A branch office puts the assets of the foreign company at risk, but is generally simpler and cheaper to establish and operate than a subsidiary corporation. The branch office must qualify to do business with the state where it is located by a “mini” incorporation process. U.S. tax law is important in deciding between a branch and a subsidiary. The federal “branch profits tax” enacted as part of the Tax Reform Act of 1986 reduces the desirability of branch operations unless a tax treaty provides otherwise. Under the “branch profits tax,” branch office remittances are taxed like dividends paid by a subsidiary. This is in addition to the tax on the income attributable to your branch office. Complex rules govern the “branch profits tax” and the allocation of expenses deductible from such income. Another important factor in favor of a subsidiary is that U.S. Internal Revenue Service (IRS) tax audits are limited primarily to the subsidiary and not the parent, except for Section 482 issues (transfer pricing adjustments for related-party transactions). With a branch office operation, the foreign parent may be subject to a more extensive IRS audit. Use of a branch may also subject you to direct state and local taxation. For all of these reasons, most companies prefer to set up a U.S. subsidiary rather than a branch office.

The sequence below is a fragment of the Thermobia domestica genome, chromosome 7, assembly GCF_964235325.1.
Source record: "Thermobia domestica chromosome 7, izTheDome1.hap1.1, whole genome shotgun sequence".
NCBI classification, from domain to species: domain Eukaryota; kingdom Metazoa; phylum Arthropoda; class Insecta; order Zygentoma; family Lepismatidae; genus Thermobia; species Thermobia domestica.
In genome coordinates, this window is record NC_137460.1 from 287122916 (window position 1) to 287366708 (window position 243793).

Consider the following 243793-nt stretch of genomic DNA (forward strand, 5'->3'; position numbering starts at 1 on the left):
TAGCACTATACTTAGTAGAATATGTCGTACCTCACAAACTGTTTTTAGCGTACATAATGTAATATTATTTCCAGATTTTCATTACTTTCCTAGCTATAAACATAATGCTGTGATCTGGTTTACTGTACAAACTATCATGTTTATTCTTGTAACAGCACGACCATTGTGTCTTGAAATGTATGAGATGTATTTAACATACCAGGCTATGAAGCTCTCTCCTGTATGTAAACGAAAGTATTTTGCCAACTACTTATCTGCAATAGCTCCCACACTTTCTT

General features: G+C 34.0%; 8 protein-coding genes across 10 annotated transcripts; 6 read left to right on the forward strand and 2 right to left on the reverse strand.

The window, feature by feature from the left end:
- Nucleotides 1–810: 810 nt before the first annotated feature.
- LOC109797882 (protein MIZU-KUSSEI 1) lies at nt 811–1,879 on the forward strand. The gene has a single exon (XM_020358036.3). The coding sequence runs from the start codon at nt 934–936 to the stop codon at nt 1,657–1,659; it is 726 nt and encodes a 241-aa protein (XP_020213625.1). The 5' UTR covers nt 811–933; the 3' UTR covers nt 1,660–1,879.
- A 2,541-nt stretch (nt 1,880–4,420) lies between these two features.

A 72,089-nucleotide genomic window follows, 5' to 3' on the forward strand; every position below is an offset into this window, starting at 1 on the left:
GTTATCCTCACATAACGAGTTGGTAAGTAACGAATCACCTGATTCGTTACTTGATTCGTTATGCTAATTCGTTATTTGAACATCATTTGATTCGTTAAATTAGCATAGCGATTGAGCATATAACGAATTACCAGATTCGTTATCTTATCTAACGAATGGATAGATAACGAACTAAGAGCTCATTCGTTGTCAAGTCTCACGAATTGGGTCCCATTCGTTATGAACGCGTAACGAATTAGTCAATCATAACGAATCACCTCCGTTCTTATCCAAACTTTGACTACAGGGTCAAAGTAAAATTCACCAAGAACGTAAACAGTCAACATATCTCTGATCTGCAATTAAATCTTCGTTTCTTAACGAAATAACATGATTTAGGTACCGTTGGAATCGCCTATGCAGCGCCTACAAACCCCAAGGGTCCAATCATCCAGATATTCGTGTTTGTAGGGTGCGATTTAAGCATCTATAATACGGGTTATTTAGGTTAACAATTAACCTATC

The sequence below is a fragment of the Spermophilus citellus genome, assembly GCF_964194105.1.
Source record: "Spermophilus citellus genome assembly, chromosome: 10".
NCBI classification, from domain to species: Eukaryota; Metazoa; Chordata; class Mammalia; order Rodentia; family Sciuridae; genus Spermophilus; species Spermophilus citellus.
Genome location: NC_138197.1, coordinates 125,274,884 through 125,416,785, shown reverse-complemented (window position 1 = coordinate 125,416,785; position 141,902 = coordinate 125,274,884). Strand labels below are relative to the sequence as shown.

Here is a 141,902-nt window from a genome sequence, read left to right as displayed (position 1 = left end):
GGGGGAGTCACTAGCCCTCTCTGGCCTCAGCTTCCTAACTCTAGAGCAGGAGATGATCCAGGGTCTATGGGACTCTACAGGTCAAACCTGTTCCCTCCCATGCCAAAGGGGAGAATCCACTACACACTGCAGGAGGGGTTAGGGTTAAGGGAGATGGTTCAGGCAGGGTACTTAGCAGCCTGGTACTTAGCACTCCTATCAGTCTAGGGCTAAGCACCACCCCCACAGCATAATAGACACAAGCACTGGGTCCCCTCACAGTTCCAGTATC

U.S. customers recognize that setting up a U.S. subsidiary is a commitment to the U.S. market. The cost of this commitment can be substantial, including the costs of hiring people, renting an office and setting up operations, learning how to operate in the U.S., establishing distribution channels, reaching customers, and learning their needs and preferences.